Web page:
Wednesday, February 09, 2005

What To Do When You Don't Agree

Something happened at work with which you don't agree, that you feel insults you, demeans you, upsets you, and shakes your confidence in the rationality of the universe and the existence of God. Its usually something earth shaking like not getting the promotion you wanted and deserved, or having someone younger or even (gasp) who you trained getting promoted over you. Or your title gets changed, you're moved to a smaller cubicle, or your mentor is fired and replaced by someone you don't know or, worst yet, know and don't like. Now What?

"Disagreeable" management decisions are inevitable; even good management staffs can't please everyone (including you). Coping with goofy decisions and thriving afterwards is a truly required skill for long-term corporate employment. I typically see two reactions; one common and career ending, and another less common but career making. Here's how they work.

Unfortunately, the most common response to adverse management decisions is aggression, either overt or (more commonly) passive. The most noticeable manifestations are tardiness, clock watching, gossip and/or complaining, doing only what is assigned and not one inch more (what my Japanese colleagues used to call Malicious Compliance). Sometimes the symptoms also include push back from assignments ("get it yourself") and missed deadlines. This reaction never leads to a good result. Disciplinary action leading to your resignation or getting fired is the usual result. The pity is that this all could have been avoided, and even turned to your favor.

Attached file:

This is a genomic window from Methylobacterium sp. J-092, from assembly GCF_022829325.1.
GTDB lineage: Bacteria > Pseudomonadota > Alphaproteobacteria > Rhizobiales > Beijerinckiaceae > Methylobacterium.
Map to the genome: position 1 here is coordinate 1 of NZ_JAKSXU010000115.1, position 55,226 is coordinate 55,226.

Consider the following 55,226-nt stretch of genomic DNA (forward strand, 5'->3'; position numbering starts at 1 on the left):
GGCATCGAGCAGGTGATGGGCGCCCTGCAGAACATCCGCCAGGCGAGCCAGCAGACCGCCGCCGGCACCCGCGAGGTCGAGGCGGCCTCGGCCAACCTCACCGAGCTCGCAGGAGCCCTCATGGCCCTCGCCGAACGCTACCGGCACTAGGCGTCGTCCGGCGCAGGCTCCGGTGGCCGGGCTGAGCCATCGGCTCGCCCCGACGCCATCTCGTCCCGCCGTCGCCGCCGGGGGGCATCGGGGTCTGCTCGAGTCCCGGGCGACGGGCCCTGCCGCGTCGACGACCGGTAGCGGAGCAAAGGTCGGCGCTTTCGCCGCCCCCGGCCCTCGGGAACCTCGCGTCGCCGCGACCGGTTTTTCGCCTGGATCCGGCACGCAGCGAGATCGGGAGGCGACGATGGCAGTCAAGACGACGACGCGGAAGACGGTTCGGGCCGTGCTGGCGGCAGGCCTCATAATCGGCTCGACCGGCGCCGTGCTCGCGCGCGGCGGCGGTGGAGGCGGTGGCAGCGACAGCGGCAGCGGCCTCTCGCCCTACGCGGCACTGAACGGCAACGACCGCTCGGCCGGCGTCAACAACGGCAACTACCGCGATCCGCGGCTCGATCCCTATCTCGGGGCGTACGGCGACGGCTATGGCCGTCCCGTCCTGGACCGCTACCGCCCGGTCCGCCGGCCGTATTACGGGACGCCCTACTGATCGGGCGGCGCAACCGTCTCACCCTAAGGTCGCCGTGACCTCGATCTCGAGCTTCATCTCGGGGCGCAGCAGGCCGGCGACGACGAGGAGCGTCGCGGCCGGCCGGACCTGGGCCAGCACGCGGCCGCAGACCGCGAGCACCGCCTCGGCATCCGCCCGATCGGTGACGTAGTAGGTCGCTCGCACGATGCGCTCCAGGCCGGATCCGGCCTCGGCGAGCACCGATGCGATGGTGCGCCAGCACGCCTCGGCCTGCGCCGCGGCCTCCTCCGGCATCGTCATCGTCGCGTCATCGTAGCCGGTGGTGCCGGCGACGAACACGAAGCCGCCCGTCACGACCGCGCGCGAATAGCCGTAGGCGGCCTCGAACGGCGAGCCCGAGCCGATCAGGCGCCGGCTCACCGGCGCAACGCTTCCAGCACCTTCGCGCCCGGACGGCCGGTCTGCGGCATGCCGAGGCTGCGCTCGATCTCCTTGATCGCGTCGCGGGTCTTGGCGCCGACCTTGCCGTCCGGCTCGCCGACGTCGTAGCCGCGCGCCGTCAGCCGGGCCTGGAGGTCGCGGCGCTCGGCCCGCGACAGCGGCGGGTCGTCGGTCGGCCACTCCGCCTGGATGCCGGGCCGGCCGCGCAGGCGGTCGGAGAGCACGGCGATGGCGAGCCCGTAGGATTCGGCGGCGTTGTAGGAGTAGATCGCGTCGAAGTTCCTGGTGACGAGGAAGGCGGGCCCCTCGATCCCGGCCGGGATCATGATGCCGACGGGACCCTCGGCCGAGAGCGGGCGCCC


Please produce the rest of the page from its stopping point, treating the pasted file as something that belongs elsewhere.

Management wants to see loyalty and character in those who want to be promoted. Remember, the higher you rise, the more valuable are the assets at your disposal and the more costly your mistakes. Management wants a mature, steady, trustworthy pair of hands to handle valuable assets. There's not a better way to display trustworthiness than to take a figurative punch in the face and react with poise, loyalty, and character. You won't see an immediate payback. But my experience has been that 6 - 12 months down the line I start to hear admiring comments in private about the person who took one for the home team and kept their head up. And, if nothing else, it keeps you out of trouble while you look for another job! More times than not, reacting well pays off with your same employer. Learning to do this when things go wrong is an under appreciated career advancing skill.